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Audi Q7 [TYPE 4M] (2015 - 2019)

The independent definitive Audi Q7 [TYPE 4M] (2015-2019) video review
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    JOINING THE Q (some text hidden)

    By Jonathan Crouch

    Introductionword count: 62

    Audi's Q7 seven-seat luxury SUV has always made a big impact. The second generation 'Type 4M' model launched in 2015 was lighter, cleverer and smarter, with clean diesel and plug-in hybrid technology driving competitive standards of efficiency. As a result, if you really want a car of this kind from the 2015-2019 era, you may well find yourself really wanting this one.

    Modelsword count: 14

    5dr SUV (3.0 TDI, 3.0 TDI e-tron, V8 TDI [SQ7]) [SE, Sport, S line])

    Historyword count: 232

    Ever since the original 'Type 4L' version of Audi's Q7 large luxury SUV was first launched in 2007, it's been a vehicle that middle-England families have always rather liked but, if truth were told, felt a bit awkward about owning, the MK1 Q7's sheer size, power and weight hardly in keeping with these eco-conscious times. Hence, by 2015, the need for a version of this car that really was. Thiws MK2 model proved to be far lighter, more efficient - and slightly smaller too, though somehow even bigger inside. That was all possible courtesy of an all-new platform also designed for much pricier Porsche and Bentley SUVs. The result of all this - the MK2 Q7 first launched here in mid-2015 - was a model dynamically very different from the large, lumbering original version and far more technically advanced. It enabled the Ingolstadt brand to rejuvenate its proposition amongst large luxury SUVs. In 2016, a plug-in 'e-tron' diesel version was launched, as was a V8 diesel SQ7 variant. In 2018, Audi's new badging was introduced, which led to the volume 3.0 TDI variants becoming badged '45 TDI' and '50 TDI'. The original version of this 'Type 4M' model sold until 2019, when mild hybrid engine tech was added, along with a light facelift. But it's the earlier 2015-2019-era versions of this design that we look at here from a used car perspective.

    What You Getword count: 530

    The original MK1 version of this Q7 was one of the most imposing shapes on our roads. This second generation version though, was a little more subtle in its sizing, with sharp shoulder lines and chromed lower side sill blades helping to disguise dimensions that, though still considerable, saw this MK2 model being slightly shorter and narrower than before. Take a seat up-front and, as expected, you'll find one of the best interiors that Audi can offer, which makes this one amongst the very nicest it's possible to find in a luxury SUV from the 2015-2019-era. You're ensconced in a world of measured elegance, with beautiful ambient lighting, a luxurious blend of craftsmanship fused with technology and a wrap-around dash fashioned in a wide arc that spans the cabin, encircling the slim, sleek instrument panel. Its front, characterised in the passenger area by a distinctive air vent strip, isn't joined to the centre console, a design approach offering a greater feeling of space. The console itself is angled like a control stand, its right half being what Audi calls the 'technical area' dominated by a gorgeous aeronautical gear lever that makes you feel like you're bringing a 747 in to land. Just ahead of it is the chromed switchgear for the MMI infotainment system, a rotary controller and beyond that, a large touchpad with a scratch-resistant glass surface upon which commands can be traced with your fingertips. The main display interface for the system is an 8.3-inch high resolution screen that glides out of the top of the fascia every time the ignition is started, beautifully integrated into an overall dashboard design that no other premium brand can match in a car of this type from this period. Your middle row passengers will enjoy this kind of quality too of course and are well catered for in other ways. Despite the slightly more compact exterior dimension of this MK2 model, shoulder width somehow increased by 10mm, plus there was a 26mm increase in legroom too, aided by a sliding rear bench base. The 3rd row seats aren't really designed for adults; Audi says they're suitable for children of up to 36kg or 5.7-stone in weight. To be honest, a pew here as an adult wouldn't be too objectionable on a short journey, provided those in the middle row were prepared to push their seats right forward. Most of the time though of course, you'll probably be running the car with these third row chairs folded down, the retracting process operated electrically via cargo area buttons which make the process so much easier than the back-breakingly fumbly manual machinations you have to go through in a rival Land Rover Discovery to achieve the same end result. Once that's completed, there's a lot of room to play with, 770-litres to be exact in standard models. Otherwise, getting more room means folding the middle row. The backrest falls in a 35:30:35-split, so if you've a long item to push through - say a set of skis - you may merely need to flatten the centre section. Lower everything and as much as 1,955-litres of fresh air can be created in a standard variant.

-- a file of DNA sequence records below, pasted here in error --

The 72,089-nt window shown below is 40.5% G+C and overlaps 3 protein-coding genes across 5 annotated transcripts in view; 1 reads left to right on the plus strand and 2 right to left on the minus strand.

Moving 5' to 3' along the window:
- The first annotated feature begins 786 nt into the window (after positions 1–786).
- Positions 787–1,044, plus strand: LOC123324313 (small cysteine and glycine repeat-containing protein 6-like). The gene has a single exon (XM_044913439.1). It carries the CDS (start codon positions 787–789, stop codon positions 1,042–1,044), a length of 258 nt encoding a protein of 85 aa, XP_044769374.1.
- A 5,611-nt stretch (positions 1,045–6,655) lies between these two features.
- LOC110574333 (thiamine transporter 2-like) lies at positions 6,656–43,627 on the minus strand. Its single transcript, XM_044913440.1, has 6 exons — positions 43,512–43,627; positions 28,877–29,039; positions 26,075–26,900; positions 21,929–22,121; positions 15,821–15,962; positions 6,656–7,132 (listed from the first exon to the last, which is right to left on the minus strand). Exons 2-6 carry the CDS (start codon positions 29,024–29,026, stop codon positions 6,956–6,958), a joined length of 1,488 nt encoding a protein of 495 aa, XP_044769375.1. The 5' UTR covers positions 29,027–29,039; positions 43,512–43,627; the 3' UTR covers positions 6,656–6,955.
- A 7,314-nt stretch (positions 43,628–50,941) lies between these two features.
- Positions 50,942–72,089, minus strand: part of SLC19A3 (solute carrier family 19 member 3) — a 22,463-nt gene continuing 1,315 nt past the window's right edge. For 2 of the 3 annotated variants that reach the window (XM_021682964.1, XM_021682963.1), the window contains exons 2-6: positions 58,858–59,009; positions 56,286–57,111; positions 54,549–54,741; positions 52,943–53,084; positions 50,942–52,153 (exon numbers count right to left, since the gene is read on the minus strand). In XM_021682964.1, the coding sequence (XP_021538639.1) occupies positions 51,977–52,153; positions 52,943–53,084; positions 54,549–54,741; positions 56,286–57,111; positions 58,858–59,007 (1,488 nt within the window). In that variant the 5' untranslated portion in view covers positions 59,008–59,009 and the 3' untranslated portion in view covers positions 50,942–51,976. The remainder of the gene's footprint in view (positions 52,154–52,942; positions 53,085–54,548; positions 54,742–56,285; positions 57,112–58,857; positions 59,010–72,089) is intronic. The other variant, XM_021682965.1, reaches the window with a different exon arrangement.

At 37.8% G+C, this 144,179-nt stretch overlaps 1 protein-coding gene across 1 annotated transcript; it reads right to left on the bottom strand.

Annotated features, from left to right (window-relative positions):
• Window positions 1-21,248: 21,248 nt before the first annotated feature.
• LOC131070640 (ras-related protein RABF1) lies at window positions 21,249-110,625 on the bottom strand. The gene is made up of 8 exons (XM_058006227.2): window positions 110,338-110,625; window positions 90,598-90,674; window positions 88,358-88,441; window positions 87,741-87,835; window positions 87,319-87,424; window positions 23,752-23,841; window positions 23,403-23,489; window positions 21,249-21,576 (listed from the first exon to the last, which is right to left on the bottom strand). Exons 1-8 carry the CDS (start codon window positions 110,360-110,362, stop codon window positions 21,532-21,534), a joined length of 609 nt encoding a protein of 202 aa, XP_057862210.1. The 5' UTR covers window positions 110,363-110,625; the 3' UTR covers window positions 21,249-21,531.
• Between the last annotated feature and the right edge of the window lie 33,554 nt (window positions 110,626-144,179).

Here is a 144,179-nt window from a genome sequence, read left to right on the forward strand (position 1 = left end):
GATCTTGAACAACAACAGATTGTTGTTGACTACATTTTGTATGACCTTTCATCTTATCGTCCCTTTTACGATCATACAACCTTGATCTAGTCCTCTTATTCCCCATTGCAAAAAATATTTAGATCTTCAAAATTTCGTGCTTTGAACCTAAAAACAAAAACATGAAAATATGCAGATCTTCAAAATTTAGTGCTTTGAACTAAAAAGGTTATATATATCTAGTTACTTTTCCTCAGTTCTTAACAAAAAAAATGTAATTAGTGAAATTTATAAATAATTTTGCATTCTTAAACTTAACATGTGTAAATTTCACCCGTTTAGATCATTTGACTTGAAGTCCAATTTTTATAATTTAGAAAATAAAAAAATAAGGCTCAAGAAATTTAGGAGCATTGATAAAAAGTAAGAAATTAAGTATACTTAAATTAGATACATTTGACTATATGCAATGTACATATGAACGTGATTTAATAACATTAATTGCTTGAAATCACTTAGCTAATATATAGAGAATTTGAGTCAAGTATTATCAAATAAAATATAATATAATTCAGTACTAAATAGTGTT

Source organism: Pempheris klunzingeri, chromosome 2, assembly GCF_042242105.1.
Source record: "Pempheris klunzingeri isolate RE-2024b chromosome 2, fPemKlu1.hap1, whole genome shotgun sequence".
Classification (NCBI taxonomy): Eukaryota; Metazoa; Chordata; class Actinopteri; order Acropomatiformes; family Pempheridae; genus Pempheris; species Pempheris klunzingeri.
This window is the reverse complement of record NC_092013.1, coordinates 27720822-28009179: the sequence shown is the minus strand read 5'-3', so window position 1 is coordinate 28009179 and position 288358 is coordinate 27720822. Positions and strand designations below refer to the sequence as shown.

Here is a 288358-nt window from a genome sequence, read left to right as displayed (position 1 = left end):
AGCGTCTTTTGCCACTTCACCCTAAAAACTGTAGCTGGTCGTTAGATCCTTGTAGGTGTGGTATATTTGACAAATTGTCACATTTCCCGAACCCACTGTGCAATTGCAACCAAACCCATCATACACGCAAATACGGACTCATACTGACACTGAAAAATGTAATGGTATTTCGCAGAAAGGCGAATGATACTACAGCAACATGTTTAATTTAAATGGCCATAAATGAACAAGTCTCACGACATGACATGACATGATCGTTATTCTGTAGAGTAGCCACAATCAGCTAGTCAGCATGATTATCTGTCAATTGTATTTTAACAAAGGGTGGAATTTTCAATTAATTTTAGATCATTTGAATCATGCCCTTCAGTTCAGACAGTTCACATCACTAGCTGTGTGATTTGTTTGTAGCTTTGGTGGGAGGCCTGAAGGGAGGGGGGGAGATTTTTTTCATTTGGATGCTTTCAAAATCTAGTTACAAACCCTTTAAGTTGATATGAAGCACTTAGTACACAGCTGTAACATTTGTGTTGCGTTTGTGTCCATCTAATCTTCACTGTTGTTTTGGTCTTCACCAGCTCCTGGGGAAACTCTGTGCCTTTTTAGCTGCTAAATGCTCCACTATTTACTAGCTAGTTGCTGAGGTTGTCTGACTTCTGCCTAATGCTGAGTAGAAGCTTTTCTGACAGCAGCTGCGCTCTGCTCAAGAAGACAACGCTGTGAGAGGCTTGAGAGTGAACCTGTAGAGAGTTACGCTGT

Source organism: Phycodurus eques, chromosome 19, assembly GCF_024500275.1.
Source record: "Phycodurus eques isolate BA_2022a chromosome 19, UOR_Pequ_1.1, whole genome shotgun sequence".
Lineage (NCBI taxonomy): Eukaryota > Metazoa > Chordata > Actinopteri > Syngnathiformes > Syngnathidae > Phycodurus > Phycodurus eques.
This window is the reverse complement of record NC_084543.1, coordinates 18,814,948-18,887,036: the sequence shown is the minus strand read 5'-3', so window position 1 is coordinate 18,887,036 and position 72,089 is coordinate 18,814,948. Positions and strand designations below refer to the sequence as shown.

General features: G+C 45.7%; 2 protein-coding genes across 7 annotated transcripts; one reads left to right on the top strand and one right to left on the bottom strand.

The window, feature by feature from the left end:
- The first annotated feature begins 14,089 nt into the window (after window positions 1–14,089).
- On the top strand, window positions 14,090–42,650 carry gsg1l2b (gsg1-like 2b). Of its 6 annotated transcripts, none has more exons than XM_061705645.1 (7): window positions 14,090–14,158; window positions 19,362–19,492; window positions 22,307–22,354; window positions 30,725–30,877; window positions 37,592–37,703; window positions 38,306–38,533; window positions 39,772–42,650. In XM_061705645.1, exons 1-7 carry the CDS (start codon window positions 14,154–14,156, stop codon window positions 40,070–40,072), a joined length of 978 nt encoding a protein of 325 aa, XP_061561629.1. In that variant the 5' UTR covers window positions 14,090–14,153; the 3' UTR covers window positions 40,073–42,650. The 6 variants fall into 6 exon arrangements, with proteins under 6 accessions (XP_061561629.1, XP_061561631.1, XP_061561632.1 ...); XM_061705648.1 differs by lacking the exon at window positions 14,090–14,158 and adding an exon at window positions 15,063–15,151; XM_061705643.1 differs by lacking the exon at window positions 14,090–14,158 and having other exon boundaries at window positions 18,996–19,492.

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    Scoring (subset of scores)

    Category: Crossover or SUV 4x4s

    Performance
    80%
    Handling
    70%
    Comfort
    70%
    Space
    90%
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